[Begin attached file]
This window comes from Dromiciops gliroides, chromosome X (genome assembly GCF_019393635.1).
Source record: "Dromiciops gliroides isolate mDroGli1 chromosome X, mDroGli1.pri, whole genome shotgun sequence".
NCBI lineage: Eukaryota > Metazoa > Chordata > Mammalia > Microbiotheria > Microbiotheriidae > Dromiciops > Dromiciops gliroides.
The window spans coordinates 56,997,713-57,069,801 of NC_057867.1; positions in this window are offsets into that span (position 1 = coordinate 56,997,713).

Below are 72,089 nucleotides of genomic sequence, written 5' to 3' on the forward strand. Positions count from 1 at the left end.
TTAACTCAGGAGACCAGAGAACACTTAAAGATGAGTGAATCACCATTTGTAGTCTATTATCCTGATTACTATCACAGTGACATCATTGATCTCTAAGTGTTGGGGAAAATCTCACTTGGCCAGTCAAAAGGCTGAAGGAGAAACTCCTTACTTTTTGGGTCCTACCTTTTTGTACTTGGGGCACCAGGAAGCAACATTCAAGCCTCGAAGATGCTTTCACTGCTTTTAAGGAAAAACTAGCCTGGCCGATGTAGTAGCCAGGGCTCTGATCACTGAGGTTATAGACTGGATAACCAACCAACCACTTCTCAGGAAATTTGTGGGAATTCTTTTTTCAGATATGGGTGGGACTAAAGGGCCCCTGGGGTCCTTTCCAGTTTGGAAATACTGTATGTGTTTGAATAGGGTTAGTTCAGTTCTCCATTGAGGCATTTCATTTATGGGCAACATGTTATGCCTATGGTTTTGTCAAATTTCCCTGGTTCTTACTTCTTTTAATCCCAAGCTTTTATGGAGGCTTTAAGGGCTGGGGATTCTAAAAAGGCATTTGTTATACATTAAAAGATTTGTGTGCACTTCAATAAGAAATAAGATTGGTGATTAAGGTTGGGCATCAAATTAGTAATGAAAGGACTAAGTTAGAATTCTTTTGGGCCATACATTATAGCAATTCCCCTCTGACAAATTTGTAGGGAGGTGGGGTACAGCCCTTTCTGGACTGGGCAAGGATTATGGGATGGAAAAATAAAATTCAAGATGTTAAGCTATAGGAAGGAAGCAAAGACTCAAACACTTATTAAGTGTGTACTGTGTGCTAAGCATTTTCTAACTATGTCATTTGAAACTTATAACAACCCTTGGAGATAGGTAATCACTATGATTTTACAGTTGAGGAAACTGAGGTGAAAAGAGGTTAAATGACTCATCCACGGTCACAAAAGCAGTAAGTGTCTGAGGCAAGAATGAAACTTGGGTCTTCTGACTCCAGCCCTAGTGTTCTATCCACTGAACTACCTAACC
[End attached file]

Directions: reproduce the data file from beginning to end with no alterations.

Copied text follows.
This window comes from Dromiciops gliroides, chromosome X (genome assembly GCF_019393635.1).
Source record: "Dromiciops gliroides isolate mDroGli1 chromosome X, mDroGli1.pri, whole genome shotgun sequence".
NCBI lineage: Eukaryota > Metazoa > Chordata > Mammalia > Microbiotheria > Microbiotheriidae > Dromiciops > Dromiciops gliroides.
The window spans coordinates 56,997,713-57,069,801 of NC_057867.1; positions in this window are offsets into that span (position 1 = coordinate 56,997,713).

Below are 72,089 nucleotides of genomic sequence, written 5' to 3' on the forward strand. Positions count from 1 at the left end.
TTAACTCAGGAGACCAGAGAACACTTAAAGATGAGTGAATCACCATTTGTAGTCTATTATCCTGATTACTATCACAGTGACATCATTGATCTCTAAGTGTTGGGGAAAATCTCACTTGGCCAGTCAAAAGGCTGAAGGAGAAACTCCTTACTTTTTGGGTCCTACCTTTTTGTACTTGGGGCACCAGGAAGCAACATTCAAGCCTCGAAGATGCTTTCACTGCTTTTAAGGAAAAACTAGCCTGGCCGATGTAGTAGCCAGGGCTCTGATCACTGAGGTTATAGACTGGATAACCAACCAACCACTTCTCAGGAAATTTGTGGGAATTCTTTTTTCAGATATGGGTGGGACTAAAGGGCCCCTGGGGTCCTTTCCAGTTTGGAAATACTGTATGTGTTTGAATAGGGTTAGTTCAGTTCTCCATTGAGGCATTTCATTTATGGGCAACATGTTATGCCTATGGTTTTGTCAAATTTCCCTGGTTCTTACTTCTTTTAATCCCAAGCTTTTATGGAGGCTTTAAGGGCTGGGGATTCTAAAAAGGCATTTGTTATACATTAAAAGATTTGTGTGCACTTCAATAAGAAATAAGATTGGTGATTAAGGTTGGGCATCAAATTAGTAATGAAAGGACTAAGTTAGAATTCTTTTGGGCCATACATTATAGCAATTCCCCTCTGACAAATTTGTAGGGAGGTGGGGTACAGCCCTTTCTGGACTGGGCAAGGATTATGGGATGGAAAAATAAAATTCAAGATGTTAAGCTATAGGAAGGAAGCAAAGACTCAAACACTTATTAAGTGTGTACTGTGTGCTAAGCATTTTCTAACTATGTCATTTGAAACTTATAACAACCCTTGGAGATAGGTAATCACTATGATTTTACAGTTGAGGAAACTGAGGTGAAAAGAGGTTAAATGACTCATCCACGGTCACAAAAGCAGTAAGTGTCTGAGGCAAGAATGAAACTTGGGTCTTCTGACTCCAGCCCTAGTGTTCTATCCACTGAACTACCTAACC